The new exoplanet hunter

by Prasad Ganti

The Falcon 9 rocket blasted off into space like what has now become a routine launch. This time the payload was a space telescope on a mission, a more powerful set of eyes, peeping into the heavens for worlds beyond our own, to prove that we and our home planet are not all that unique in the Universe.

It is only in the last decade or so that we have been identifying planets orbiting other stars. Having overcome some of the technical challenges to detect something which is not easily visible, Which does not have light of its own, unlike the stars, whose reflection of the starlight is way too feeble. Which causes a very slight dimming of light when it comes in front of its parent star. Which causes its parent star to wobble very slightly as it goes around and around.

The current space telescope Kepler, was a pathfinder in terms of identifying about four thousand such exoplanets. While most of them were far and bigger than our own Earth. Being the first generation of such a finder, the telescope had its own limitations. It looked at only a small patch of the sky. And at stars thousands of light years away.

The new satellite called TESS (Transit Exoplanet Survey Satellite) will continue the legacy. It will be more focused in terms of detecting smaller planets (between the sizes of our own Earth and that of Neptune) and which are closer to us. Closeness is a relative term in astronomy. TESS will focus on a few tens or hundreds of light years, which is still far enough for a human visit. Smaller planets are likely to be rocky and at appropriate distance from the stars called the goldilocks zone, likely to host life. Also, relative proximity to our solar system can make the candidates amenable for more detailed study using other telescopes, both ground and space based.

While Kepler is on its last legs, having been a trailblazer, technology has advanced on our planet. TESS gains from such advances. Powerful cameras – four 16.8-megapixel cameras, each camera having seven lenses, which funnel light from the heavens toward four CCD (Charge Coupled Devices) image sensors which have been custom built by MIT’s (Massachusetts Institute of Technology) Lincoln labs. A single camera can cover a patch of sky 24 degrees wide by 24 degrees high. TESS’s main mission is to sweep almost the entire sky and focus on nearby stars. The search will be for about 200,000 relatively bright, pre-selected stars. The candidate red-dwarf stars are not big. They are not too bright, but because of shorter distances, appear brighter. Such stars live longer, burning their fuel at a slower rate. The longer life gives a greater chance for life to evolve on its planets.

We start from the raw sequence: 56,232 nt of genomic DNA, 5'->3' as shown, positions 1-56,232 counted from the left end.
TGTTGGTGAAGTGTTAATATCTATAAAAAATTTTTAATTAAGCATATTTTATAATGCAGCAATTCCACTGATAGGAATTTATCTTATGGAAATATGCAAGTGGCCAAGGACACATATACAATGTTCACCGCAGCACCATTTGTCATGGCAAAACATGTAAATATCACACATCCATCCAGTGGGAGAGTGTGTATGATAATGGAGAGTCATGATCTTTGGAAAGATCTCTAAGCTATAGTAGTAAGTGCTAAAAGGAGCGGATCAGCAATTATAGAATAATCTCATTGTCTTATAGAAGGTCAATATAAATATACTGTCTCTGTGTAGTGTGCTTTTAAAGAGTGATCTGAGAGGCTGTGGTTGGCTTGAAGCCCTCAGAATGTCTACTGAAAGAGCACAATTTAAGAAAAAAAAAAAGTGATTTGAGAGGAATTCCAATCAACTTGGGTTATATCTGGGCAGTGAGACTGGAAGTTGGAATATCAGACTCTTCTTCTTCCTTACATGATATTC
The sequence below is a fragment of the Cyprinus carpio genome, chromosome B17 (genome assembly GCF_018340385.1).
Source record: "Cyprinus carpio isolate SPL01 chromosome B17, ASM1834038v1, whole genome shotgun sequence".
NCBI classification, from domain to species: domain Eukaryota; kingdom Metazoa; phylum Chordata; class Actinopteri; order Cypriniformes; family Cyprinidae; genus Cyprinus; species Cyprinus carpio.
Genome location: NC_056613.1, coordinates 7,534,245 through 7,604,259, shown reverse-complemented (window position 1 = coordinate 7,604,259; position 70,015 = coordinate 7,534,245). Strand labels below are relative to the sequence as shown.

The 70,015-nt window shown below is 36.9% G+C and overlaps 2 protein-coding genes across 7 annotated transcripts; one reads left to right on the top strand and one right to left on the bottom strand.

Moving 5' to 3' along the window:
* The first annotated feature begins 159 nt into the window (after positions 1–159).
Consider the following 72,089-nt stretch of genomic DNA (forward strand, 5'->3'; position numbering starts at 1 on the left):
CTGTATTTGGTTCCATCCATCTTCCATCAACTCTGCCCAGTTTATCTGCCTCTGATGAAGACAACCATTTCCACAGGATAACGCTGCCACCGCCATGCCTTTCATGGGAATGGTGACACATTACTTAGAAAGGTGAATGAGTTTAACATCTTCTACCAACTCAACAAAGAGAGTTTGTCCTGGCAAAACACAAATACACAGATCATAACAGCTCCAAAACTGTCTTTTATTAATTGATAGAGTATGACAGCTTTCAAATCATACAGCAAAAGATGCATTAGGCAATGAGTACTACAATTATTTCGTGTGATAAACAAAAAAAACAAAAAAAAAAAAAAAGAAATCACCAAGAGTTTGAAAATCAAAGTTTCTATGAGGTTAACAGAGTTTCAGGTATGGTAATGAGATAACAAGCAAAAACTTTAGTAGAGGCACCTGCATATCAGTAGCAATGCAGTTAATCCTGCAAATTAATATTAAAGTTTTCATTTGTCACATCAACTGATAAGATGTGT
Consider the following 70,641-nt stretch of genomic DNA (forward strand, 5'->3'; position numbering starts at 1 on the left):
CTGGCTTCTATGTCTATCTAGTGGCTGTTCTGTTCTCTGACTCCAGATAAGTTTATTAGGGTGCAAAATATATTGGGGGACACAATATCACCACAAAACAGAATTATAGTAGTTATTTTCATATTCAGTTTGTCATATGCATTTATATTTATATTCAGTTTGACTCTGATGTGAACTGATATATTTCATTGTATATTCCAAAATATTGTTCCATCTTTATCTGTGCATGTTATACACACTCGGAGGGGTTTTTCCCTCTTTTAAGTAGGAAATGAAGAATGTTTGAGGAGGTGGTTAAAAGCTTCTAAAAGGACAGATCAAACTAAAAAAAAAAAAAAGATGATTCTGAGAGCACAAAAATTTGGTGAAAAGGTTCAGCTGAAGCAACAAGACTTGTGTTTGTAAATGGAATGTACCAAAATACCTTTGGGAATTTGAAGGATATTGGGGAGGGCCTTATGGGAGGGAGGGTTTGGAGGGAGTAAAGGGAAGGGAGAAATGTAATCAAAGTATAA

Now a word about the orbit of this space telescope. It is an highly elliptical orbit. An ellipse is a stretched out circle. The stretching is pretty significant in this case. It will travel out as far as the moon is away from Earth, and then come back very close to the Earth every fourteen days. Most of the time spent away from the Earth, will protect it from the Earth’s Van Allen radiation belts. After all, space is a very hostile environment. Both to life as well as to spacecraft.

When TESS comes very close to the Earth, it will beam down data at a higher bandwidth. We understand the power of high bandwidth mobile networks like 4G or 5G when it comes to showing us videos on our phones. And TESS will collect huge amounts of data which needs to be analyzed for exoplanet detection. This highly elongated orbit is the first for any spacecraft. It will keep TESS very stable for longer time with minimal fuel consumption. Using a combination of Earth’s and moon’s gravity, it will need to burn very little fuel to keep moving.

The cameras will observe a vertical strip of the space stretching from the Earth’s pole to its equator in each orbit. Proceeding to the new neighboring strip in the next orbit, about twenty seven days later. It will take about one year to scan the heavens above the southern hemisphere and another year to finish the northern hemisphere. By the end of its two-year primary mission, it will have imaged roughly eighty five percent of the sky.

TESS will enable mankind to learn more about the other worlds. Certainly exciting times to be living in.

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This entry was posted in May 2018, Sidereal Times and tagged , . Bookmark the permalink.

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